Yvonne Orji [00:16:11] What if I don’t like me? And it’s like, well, that’s the whole point of becoming a whole me was one. It was a callback from the first special, but it was the fact that, like, I became the most truest, realest whole this version of myself these last two years. And it was work. It was hard, but I love her and she’s not going anywhere. And she may look different two years from now, but it will come from the same place of evolution. And so that’s that that was you know, we talked about what makes me laugh or what I’m inspired by. I’m like, I’m inspired by just honesty and in from a well of betterment improvement through I mean it’s like, you know what what does thriving look like for people? Because I know people who have lots of money and big houses, they’re not driving here to the Ritz. So the two different words. And so I’m really fascinated, interested, inspired by the people who go in to come back out.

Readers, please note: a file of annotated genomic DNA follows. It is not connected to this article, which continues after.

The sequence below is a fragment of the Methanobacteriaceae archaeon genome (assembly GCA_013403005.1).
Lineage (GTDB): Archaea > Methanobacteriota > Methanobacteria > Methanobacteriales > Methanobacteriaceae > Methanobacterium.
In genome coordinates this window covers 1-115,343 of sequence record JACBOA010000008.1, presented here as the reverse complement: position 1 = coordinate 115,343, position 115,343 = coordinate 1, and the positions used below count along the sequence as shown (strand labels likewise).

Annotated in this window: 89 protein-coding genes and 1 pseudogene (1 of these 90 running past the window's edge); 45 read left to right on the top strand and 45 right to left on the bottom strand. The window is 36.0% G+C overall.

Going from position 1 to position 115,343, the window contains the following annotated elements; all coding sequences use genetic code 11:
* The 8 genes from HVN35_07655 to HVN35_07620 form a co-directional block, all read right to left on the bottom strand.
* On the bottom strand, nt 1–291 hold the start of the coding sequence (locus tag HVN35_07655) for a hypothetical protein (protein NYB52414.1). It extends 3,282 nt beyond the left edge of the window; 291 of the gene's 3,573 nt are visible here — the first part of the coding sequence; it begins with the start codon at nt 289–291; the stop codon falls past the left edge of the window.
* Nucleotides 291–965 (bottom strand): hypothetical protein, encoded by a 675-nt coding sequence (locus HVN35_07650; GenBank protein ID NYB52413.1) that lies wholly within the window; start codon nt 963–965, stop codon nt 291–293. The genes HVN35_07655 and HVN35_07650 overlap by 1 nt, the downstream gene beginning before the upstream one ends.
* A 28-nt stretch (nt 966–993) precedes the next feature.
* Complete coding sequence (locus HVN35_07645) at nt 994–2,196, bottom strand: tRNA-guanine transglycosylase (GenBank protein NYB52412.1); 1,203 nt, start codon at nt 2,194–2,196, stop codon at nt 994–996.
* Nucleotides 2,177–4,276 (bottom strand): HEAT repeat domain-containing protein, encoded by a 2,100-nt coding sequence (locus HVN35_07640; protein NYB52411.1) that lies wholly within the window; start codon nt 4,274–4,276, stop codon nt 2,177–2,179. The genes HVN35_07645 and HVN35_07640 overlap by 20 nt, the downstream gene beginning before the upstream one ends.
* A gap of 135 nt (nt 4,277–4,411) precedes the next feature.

Cortney Wills [00:17:12] Oh I love that you are that to such a perfect spot. And that was such a pleasure to chat with you today. And I’m so excited for this new special and everyone to see it and to see what’s next from you. 

Yvonne Orji [00:17:22] Yeah, thank you. And congratulations on the baby. Want you to do that because I’m December, baby. 

Cortney Wills [00:17:28] December 2nd. That’s my birthday. Really? 

Yvonne Orji [00:17:34] It means that you rather have two kids on the same pursuit. And I like this for you. 

Cortney Wills [00:17:38] Yes, I like it for me, too. Oh, wonderful. So good to see you. Thank you so much. 

Yvonne Orji [00:17:43] All right. Have a good one. 

Cortney Wills [00:17:45] Okay. Bye. Bye. 

Yvonne Orji [00:17:46] Bye. 

Cortney Wills [00:17:50] Things are tuning into this week’s episode of Acting Up. Download theGrio app to listen to acting up and other great podcasts. See you soon. 

The post AUP S2E9: Yvonne Orji: A Whole Me  appeared first on TheGrio.